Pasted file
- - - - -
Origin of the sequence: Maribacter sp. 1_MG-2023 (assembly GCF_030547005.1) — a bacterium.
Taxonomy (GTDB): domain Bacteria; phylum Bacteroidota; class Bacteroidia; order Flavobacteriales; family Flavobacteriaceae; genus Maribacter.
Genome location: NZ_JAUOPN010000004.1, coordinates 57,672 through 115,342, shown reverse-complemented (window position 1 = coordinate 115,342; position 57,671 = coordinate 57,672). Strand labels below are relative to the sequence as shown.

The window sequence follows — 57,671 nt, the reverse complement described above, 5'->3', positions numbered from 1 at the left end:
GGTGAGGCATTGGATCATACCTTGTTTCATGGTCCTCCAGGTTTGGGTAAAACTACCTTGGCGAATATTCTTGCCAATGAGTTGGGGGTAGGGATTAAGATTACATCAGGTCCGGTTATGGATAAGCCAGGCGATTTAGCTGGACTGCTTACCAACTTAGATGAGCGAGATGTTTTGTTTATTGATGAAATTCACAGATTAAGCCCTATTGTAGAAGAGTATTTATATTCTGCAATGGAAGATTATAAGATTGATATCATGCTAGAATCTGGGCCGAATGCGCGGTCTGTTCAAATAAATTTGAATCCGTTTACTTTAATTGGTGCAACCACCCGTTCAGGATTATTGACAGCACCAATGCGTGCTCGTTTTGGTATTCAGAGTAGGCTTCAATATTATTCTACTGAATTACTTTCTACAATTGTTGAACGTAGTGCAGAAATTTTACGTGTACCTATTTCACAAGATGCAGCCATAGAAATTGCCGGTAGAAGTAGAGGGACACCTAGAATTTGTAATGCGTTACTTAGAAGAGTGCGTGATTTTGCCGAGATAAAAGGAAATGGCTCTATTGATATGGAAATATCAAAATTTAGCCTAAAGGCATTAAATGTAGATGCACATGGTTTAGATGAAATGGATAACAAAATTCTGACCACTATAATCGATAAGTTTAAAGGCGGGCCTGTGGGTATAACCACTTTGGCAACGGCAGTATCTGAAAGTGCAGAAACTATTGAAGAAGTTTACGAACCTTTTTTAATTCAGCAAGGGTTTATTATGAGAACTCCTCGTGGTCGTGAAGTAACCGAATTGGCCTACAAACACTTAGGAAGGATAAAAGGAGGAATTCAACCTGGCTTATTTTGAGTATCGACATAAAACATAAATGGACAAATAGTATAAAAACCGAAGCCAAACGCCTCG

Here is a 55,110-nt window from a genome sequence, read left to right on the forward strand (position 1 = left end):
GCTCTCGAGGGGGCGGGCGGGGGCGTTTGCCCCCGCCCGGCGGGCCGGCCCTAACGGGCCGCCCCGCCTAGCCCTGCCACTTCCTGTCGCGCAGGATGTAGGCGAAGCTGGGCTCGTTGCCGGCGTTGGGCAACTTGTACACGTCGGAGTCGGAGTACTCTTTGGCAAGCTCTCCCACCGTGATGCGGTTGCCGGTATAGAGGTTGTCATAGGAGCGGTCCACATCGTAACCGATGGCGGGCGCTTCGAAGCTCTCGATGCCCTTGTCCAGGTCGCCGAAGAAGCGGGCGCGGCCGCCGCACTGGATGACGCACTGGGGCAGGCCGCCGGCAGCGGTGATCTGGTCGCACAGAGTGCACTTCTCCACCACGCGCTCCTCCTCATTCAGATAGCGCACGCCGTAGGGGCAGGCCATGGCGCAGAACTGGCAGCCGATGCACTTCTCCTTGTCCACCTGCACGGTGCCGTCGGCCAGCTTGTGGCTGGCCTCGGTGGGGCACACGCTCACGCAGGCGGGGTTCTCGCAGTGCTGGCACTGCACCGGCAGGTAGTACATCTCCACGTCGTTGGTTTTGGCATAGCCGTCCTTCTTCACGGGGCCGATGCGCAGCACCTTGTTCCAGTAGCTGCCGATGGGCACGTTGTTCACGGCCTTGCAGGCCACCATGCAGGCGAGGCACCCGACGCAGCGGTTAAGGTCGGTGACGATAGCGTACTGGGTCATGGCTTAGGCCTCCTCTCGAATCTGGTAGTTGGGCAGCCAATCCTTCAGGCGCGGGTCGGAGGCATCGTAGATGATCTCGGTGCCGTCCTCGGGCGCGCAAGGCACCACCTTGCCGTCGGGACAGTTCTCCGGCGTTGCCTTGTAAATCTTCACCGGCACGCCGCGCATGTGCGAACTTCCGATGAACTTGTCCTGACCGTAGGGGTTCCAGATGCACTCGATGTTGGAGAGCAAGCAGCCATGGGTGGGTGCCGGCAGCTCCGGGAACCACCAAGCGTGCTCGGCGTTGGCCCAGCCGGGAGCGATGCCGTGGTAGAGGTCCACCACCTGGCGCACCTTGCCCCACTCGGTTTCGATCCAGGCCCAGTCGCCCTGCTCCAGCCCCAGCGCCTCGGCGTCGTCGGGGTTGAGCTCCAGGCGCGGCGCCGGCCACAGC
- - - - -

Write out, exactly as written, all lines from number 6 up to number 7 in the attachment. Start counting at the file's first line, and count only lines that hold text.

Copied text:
Here is a 55,110-nt window from a genome sequence, read left to right on the forward strand (position 1 = left end):
GCTCTCGAGGGGGCGGGCGGGGGCGTTTGCCCCCGCCCGGCGGGCCGGCCCTAACGGGCCGCCCCGCCTAGCCCTGCCACTTCCTGTCGCGCAGGATGTAGGCGAAGCTGGGCTCGTTGCCGGCGTTGGGCAACTTGTACACGTCGGAGTCGGAGTACTCTTTGGCAAGCTCTCCCACCGTGATGCGGTTGCCGGTATAGAGGTTGTCATAGGAGCGGTCCACATCGTAACCGATGGCGGGCGCTTCGAAGCTCTCGATGCCCTTGTCCAGGTCGCCGAAGAAGCGGGCGCGGCCGCCGCACTGGATGACGCACTGGGGCAGGCCGCCGGCAGCGGTGATCTGGTCGCACAGAGTGCACTTCTCCACCACGCGCTCCTCCTCATTCAGATAGCGCACGCCGTAGGGGCAGGCCATGGCGCAGAACTGGCAGCCGATGCACTTCTCCTTGTCCACCTGCACGGTGCCGTCGGCCAGCTTGTGGCTGGCCTCGGTGGGGCACACGCTCACGCAGGCGGGGTTCTCGCAGTGCTGGCACTGCACCGGCAGGTAGTACATCTCCACGTCGTTGGTTTTGGCATAGCCGTCCTTCTTCACGGGGCCGATGCGCAGCACCTTGTTCCAGTAGCTGCCGATGGGCACGTTGTTCACGGCCTTGCAGGCCACCATGCAGGCGAGGCACCCGACGCAGCGGTTAAGGTCGGTGACGATAGCGTACTGGGTCATGGCTTAGGCCTCCTCTCGAATCTGGTAGTTGGGCAGCCAATCCTTCAGGCGCGGGTCGGAGGCATCGTAGATGATCTCGGTGCCGTCCTCGGGCGCGCAAGGCACCACCTTGCCGTCGGGACAGTTCTCCGGCGTTGCCTTGTAAATCTTCACCGGCACGCCGCGCATGTGCGAACTTCCGATGAACTTGTCCTGACCGTAGGGGTTCCAGATGCACTCGATGTTGGAGAGCAAGCAGCCATGGGTGGGTGCCGGCAGCTCCGGGAACCACCAAGCGTGCTCGGCGTTGGCCCAGCCGGGAGCGATGCCGTGGTAGAGGTCCACCACCTGGCGCACCTTGCCCCACTCGGTTTCGATCCAGGCCCAGTCGCCCTGCTCCAGCCCCAGCGCCTCGGCGTCGTCGGGGTTGAGCTCCAGGCGCGGCGCCGGCCACAGC